No. 2. Scope
All three antibiotic candidates for IC use raise potential concerns about their scope of bacterial coverage. Vancomycin is ineffective against gram-negative bacteria. Cefuroxime is ineffective against methicillin-resistant S aureus and coagulase-negative staphylococci as well as gram-negatives. Moxifloxacin, perhaps because of its extremely common and general usage, is encountering progressive resistance from S epidermidis and other bacteria. This reported assessment of resistance, however, is based upon levels of the antibiotic attained in serum with systemic administration and not on intraocular levels attained with IC use.
No. 3. Allergy
Allergic responses are much more common to cephalosporins than to vancomycin or moxifloxacin.
No. 4. Preparation
Single-use preparations of IC antibiotics are not available to US surgeons, and the dilution of the available systemic preparations is particularly complex for both vancomycin and cefuroxime, requiring the use of Millipore filters. Moxifloxacin has been used at either full strength from the Vigamox bottle or in very simple dilution formulas (as will be discussed) not requiring Millipore filtration, because the drug is supplied in solution. Only the Vigamox brand of moxifloxacin has been demonstrated to be safe for IC use. Other preparations such as Moxeza (Alcon) have been shown to be unsafe.
For single use, an anhydrous preparation of 50 mg cefuroxime (Aprokam; Thea Laboratories; not FDA approved), when reconstituted with 5 mL saline, contains 1 mg/0.1 mL—the commonly used concentration for IC injection of the standard dose of 0.1 mL. It is safely prediluted but not really a single-use preparation, unless 96% of the reconstituted solution is simply discarded (Figure 1). With respect to moxifloxacin, 4 Quin PFS (Entod Pharmaceuticals; not FDA approved) is a single-use preparation containing 0.5 or 1 mL of 0.5% in a prefilled syringe (Figure 2). It is to be hoped that these prediluted single-use preparations will be made available to US surgeons in the near future.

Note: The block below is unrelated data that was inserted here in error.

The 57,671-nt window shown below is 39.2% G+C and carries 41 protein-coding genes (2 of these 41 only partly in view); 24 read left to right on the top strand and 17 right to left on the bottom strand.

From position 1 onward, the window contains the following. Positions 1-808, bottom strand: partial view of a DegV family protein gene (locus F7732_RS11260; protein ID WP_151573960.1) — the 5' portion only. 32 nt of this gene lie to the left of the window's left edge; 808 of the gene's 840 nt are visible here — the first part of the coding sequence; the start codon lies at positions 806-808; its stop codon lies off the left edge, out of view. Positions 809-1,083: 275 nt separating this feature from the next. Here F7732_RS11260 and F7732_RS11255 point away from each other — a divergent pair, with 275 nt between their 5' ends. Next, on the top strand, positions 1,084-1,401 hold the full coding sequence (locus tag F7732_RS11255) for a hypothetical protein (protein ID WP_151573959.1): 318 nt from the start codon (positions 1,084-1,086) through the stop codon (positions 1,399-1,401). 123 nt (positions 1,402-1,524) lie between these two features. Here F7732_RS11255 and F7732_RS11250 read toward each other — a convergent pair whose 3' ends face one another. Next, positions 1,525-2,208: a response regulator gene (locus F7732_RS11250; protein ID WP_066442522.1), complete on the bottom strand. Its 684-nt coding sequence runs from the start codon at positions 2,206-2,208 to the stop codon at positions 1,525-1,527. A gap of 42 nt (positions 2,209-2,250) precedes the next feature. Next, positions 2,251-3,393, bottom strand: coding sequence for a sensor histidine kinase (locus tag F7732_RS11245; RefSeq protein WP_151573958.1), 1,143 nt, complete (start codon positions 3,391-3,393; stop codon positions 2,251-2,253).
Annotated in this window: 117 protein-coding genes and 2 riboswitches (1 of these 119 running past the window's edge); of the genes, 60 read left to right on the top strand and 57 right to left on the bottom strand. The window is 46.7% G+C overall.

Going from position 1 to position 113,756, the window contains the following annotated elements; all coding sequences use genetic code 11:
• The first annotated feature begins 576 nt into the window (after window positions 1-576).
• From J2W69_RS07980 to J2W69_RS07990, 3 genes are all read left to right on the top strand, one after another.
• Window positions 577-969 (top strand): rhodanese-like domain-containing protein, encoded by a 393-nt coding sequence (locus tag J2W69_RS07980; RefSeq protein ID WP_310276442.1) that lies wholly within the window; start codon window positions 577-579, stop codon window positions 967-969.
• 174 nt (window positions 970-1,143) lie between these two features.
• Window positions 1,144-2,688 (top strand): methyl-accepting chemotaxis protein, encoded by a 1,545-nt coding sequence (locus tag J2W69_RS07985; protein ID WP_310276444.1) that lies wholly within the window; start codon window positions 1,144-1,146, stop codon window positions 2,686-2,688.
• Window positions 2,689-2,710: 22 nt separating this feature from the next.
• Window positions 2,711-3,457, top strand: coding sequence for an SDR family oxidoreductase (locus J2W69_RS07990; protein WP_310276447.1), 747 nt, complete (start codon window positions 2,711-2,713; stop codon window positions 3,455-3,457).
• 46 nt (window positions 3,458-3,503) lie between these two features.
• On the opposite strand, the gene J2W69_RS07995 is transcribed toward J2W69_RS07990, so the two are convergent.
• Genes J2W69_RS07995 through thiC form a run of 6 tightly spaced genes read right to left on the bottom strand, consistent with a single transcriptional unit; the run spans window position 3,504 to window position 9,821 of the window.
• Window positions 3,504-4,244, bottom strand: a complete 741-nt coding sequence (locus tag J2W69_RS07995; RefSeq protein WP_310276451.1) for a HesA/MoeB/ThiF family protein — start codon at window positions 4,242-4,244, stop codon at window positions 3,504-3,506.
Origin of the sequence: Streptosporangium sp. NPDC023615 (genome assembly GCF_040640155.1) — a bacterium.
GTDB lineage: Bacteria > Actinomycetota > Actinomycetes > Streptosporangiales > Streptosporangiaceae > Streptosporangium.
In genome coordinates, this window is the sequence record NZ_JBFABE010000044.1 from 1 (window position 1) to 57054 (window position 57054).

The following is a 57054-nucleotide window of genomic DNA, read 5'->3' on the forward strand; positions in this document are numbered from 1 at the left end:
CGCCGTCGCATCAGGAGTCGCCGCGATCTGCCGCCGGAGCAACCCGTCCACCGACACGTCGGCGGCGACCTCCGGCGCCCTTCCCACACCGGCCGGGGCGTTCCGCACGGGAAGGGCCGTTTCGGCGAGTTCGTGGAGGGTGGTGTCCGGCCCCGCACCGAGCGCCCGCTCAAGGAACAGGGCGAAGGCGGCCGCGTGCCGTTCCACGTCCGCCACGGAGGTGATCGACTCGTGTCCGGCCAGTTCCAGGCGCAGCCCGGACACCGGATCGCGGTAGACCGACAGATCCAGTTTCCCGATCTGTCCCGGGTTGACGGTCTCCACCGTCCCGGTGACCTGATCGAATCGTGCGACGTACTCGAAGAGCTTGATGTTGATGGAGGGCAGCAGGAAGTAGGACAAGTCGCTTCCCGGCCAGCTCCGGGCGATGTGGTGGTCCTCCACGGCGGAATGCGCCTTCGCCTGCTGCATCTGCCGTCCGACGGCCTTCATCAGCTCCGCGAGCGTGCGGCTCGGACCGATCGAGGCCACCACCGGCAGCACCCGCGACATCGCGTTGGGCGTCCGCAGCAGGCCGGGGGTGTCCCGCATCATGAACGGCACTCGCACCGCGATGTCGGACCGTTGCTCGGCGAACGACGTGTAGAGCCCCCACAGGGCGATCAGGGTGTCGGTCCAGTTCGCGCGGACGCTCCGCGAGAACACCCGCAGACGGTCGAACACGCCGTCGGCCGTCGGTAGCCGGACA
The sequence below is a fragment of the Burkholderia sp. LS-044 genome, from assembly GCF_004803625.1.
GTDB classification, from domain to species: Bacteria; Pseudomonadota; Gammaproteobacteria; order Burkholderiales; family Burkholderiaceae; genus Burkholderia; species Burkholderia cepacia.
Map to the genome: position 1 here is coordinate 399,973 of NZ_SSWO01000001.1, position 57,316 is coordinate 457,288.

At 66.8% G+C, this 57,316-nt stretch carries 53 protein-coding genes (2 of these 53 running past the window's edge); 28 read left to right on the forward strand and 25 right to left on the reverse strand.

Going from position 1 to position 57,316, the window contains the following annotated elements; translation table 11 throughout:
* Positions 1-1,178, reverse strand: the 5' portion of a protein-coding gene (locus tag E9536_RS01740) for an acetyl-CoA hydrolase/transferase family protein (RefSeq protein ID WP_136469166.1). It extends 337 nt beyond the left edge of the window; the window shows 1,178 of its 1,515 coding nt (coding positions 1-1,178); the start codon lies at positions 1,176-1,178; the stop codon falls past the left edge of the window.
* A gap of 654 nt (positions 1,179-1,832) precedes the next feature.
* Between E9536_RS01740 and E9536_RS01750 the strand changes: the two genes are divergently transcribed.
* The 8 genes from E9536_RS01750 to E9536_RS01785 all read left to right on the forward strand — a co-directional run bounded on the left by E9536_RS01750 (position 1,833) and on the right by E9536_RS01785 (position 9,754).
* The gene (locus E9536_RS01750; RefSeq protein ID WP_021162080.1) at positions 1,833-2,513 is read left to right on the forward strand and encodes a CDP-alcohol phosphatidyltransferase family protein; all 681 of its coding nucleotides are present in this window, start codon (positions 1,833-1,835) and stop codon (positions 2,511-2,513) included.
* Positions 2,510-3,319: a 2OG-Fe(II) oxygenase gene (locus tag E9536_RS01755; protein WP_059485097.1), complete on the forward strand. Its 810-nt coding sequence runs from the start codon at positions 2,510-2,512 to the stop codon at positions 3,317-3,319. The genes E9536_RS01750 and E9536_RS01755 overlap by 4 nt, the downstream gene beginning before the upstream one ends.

No. 5. Infection
Finally, we must consider what happens in the event that our IC prophylaxis is unsuccessful. If an infection occurs after we use IC moxifloxacin, it will likely be moxifloxacin-resistant Staphylococcus, which is usually very sensitive to the typical endophthalmitis protocol of vancomycin and ceftazidime. (Moxifloxacin acts by a completely different mechanism than vancomycin and ceftazidime, reducing the risk of cross-resistance.) In contrast, infections that occur with IC cefuroxime are often destructive, resistant bacteria such as Enterobacter. (Cefuroxime acts by a mechanism similar to that of ceftazidime and vancomycin, making cross-resistance more likely.)
Generally, it is better for us to perform prophylaxis with an agent completely unrelated to the agents we currently use as a last resort to treat endophthalmitis than routinely to use one of those agents for prophylaxis (vancomycin) or a closely related agent (cefuroxime).
In 2013, a Cochrane Review of the prevention of acute endophthalmitis after cataract surgery was published.7 The investigators searched the literature up to October 25, 2012. Of the 492 reports on postoperative endophthalmitis prophylaxis that they reviewed, only four met the authors' rigid criteria. These studies involved 100,876 patients.
Two of the accepted reports were published in 1979 and 1986 by Norval Christy and colleagues.8,9 These researchers reviewed their experience with intracapsular cataract surgery in cataract camps in Northern Pakistan for which they used 500,000 units of benzyl penicillin via subconjunctival or retrobulbar injection for prophylaxis. The Cochrane Review also included the ESCRS study and a 2003 study by Sobaci et al.10 The latter reviewed their experience using vancomycin and gentamicin in the bag of irrigating balanced salt solution while performing phacoemulsification on 644 eyes. (This study reported no significant findings.)